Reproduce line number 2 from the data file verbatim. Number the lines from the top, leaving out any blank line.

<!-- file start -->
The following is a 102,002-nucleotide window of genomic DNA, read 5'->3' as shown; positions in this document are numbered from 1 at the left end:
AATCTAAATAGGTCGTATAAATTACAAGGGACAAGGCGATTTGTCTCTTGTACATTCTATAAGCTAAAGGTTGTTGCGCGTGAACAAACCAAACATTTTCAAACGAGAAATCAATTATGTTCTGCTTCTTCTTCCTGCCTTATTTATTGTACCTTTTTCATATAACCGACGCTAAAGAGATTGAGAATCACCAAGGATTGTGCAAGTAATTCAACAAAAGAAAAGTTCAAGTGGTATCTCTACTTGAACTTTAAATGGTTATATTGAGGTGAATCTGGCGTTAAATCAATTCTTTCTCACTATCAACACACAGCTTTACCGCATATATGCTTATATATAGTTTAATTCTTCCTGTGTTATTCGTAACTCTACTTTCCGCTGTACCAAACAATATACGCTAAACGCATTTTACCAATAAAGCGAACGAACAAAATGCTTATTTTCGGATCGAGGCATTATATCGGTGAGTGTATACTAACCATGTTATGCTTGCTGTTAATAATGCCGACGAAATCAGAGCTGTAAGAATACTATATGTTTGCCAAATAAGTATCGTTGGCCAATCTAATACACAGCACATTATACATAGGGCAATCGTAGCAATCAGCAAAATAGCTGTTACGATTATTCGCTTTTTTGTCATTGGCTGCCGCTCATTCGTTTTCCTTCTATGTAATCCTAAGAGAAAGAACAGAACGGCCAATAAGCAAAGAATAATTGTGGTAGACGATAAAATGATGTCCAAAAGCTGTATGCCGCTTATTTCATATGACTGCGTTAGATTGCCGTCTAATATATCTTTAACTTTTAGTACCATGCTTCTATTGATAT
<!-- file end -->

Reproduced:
AATCTAAATAGGTCGTATAAATTACAAGGGACAAGGCGATTTGTCTCTTGTACATTCTATAAGCTAAAGGTTGTTGCGCGTGAACAAACCAAACATTTTCAAACGAGAAATCAATTATGTTCTGCTTCTTCTTCCTGCCTTATTTATTGTACCTTTTTCATATAACCGACGCTAAAGAGATTGAGAATCACCAAGGATTGTGCAAGTAATTCAACAAAAGAAAAGTTCAAGTGGTATCTCTACTTGAACTTTAAATGGTTATATTGAGGTGAATCTGGCGTTAAATCAATTCTTTCTCACTATCAACACACAGCTTTACCGCATATATGCTTATATATAGTTTAATTCTTCCTGTGTTATTCGTAACTCTACTTTCCGCTGTACCAAACAATATACGCTAAACGCATTTTACCAATAAAGCGAACGAACAAAATGCTTATTTTCGGATCGAGGCATTATATCGGTGAGTGTATACTAACCATGTTATGCTTGCTGTTAATAATGCCGACGAAATCAGAGCTGTAAGAATACTATATGTTTGCCAAATAAGTATCGTTGGCCAATCTAATACACAGCACATTATACATAGGGCAATCGTAGCAATCAGCAAAATAGCTGTTACGATTATTCGCTTTTTTGTCATTGGCTGCCGCTCATTCGTTTTCCTTCTATGTAATCCTAAGAGAAAGAACAGAACGGCCAATAAGCAAAGAATAATTGTGGTAGACGATAAAATGATGTCCAAAAGCTGTATGCCGCTTATTTCATATGACTGCGTTAGATTGCCGTCTAATATATCTTTAACTTTTAGTACCATGCTTCTATTGATAT